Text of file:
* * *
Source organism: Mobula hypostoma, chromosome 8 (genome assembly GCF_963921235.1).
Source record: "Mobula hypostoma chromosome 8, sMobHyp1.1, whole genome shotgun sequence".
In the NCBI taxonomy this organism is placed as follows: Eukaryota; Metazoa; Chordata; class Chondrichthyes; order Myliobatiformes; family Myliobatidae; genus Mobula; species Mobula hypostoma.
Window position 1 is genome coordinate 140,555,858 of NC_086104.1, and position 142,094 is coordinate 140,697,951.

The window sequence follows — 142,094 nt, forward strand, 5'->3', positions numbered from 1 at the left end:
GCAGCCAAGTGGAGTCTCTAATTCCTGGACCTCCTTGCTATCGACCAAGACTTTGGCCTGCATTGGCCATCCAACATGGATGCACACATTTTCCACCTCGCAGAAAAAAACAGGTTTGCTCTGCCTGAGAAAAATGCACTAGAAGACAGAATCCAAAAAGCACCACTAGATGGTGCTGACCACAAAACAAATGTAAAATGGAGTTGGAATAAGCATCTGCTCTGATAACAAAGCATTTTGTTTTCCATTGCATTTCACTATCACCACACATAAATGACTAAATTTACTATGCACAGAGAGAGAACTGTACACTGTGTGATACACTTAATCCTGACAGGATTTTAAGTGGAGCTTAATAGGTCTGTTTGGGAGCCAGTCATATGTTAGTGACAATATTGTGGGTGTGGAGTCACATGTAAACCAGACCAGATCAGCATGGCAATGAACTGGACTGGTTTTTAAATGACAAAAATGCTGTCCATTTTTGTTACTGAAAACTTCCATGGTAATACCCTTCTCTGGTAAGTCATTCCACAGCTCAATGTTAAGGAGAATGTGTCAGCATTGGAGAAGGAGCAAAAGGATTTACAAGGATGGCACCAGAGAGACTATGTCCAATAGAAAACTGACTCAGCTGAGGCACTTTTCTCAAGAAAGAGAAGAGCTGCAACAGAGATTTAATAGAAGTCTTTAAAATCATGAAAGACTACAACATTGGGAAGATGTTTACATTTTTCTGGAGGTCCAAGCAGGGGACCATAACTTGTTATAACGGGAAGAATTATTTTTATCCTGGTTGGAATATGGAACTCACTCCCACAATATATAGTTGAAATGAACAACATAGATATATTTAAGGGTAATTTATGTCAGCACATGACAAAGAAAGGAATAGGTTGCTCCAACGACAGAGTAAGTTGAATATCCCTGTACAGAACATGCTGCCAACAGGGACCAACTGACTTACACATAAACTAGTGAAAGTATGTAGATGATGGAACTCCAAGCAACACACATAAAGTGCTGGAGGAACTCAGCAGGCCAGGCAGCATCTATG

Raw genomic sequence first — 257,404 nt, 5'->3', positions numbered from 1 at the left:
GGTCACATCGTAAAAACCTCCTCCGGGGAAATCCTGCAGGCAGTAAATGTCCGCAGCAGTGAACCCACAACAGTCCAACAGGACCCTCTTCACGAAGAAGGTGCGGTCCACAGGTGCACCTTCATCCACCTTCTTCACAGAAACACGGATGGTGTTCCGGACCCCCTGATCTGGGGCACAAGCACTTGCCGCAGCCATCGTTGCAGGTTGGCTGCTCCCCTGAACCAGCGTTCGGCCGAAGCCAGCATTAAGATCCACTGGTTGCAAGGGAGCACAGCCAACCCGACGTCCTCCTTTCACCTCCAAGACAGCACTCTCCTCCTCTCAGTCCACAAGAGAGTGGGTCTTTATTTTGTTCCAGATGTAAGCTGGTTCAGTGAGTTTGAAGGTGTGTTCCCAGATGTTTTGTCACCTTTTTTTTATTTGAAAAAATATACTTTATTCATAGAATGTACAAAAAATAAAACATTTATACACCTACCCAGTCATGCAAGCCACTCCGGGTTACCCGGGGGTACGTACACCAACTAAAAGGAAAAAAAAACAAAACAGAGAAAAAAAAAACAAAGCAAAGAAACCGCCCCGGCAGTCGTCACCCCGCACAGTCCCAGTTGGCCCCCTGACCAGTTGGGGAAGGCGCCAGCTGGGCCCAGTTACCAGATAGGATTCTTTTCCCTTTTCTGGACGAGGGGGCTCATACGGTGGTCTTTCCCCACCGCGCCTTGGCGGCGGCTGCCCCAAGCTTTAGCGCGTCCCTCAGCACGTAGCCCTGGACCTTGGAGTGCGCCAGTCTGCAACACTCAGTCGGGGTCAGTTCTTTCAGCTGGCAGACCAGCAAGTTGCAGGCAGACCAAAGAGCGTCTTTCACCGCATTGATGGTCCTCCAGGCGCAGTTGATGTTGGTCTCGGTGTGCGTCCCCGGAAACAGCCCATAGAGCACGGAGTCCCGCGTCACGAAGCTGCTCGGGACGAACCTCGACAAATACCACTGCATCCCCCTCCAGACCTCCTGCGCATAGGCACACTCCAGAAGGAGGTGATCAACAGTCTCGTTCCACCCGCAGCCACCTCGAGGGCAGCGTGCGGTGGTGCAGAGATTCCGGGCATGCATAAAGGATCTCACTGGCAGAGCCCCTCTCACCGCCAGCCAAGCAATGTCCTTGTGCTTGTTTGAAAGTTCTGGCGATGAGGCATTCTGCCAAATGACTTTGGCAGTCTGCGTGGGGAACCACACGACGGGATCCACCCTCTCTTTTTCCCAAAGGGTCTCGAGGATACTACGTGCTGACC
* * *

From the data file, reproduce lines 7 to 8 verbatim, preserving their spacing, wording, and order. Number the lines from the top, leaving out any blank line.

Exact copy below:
Raw genomic sequence first — 257,404 nt, 5'->3', positions numbered from 1 at the left:
GGTCACATCGTAAAAACCTCCTCCGGGGAAATCCTGCAGGCAGTAAATGTCCGCAGCAGTGAACCCACAACAGTCCAACAGGACCCTCTTCACGAAGAAGGTGCGGTCCACAGGTGCACCTTCATCCACCTTCTTCACAGAAACACGGATGGTGTTCCGGACCCCCTGATCTGGGGCACAAGCACTTGCCGCAGCCATCGTTGCAGGTTGGCTGCTCCCCTGAACCAGCGTTCGGCCGAAGCCAGCATTAAGATCCACTGGTTGCAAGGGAGCACAGCCAACCCGACGTCCTCCTTTCACCTCCAAGACAGCACTCTCCTCCTCTCAGTCCACAAGAGAGTGGGTCTTTATTTTGTTCCAGATGTAAGCTGGTTCAGTGAGTTTGAAGGTGTGTTCCCAGATGTTTTGTCACCTTTTTTTTATTTGAAAAAATATACTTTATTCATAGAATGTACAAAAAATAAAACATTTATACACCTACCCAGTCATGCAAGCCACTCCGGGTTACCCGGGGGTACGTACACCAACTAAAAGGAAAAAAAAACAAAACAGAGAAAAAAAAAACAAAGCAAAGAAACCGCCCCGGCAGTCGTCACCCCGCACAGTCCCAGTTGGCCCCCTGACCAGTTGGGGAAGGCGCCAGCTGGGCCCAGTTACCAGATAGGATTCTTTTCCCTTTTCTGGACGAGGGGGCTCATACGGTGGTCTTTCCCCACCGCGCCTTGGCGGCGGCTGCCCCAAGCTTTAGCGCGTCCCTCAGCACGTAGCCCTGGACCTTGGAGTGCGCCAGTCTGCAACACTCAGTCGGGGTCAGTTCTTTCAGCTGGCAGACCAGCAAGTTGCAGGCAGACCAAAGAGCGTCTTTCACCGCATTGATGGTCCTCCAGGCGCAGTTGATGTTGGTCTCGGTGTGCGTCCCCGGAAACAGCCCATAGAGCACGGAGTCCCGCGTCACGAAGCTGCTCGGGACGAACCTCGACAAATACCACTGCATCCCCCTCCAGACCTCCTGCGCATAGGCACACTCCAGAAGGAGGTGATCAACAGTCTCGTTCCACCCGCAGCCACCTCGAGGGCAGCGTGCGGTGGTGCAGAGATTCCGGGCATGCATAAAGGATCTCACTGGCAGAGCCCCTCTCACCGCCAGCCAAGCAATGTCCTTGTGCTTGTTTGAAAGTTCTGGCGATGAGGCATTCTGCCAAATGACTTTGGCAGTCTGCGTGGGGAACCACACGACGGGATCCACCCTCTCTTTTTCCCAAAGGGTCTCGAGGATACTACGTGCTGACC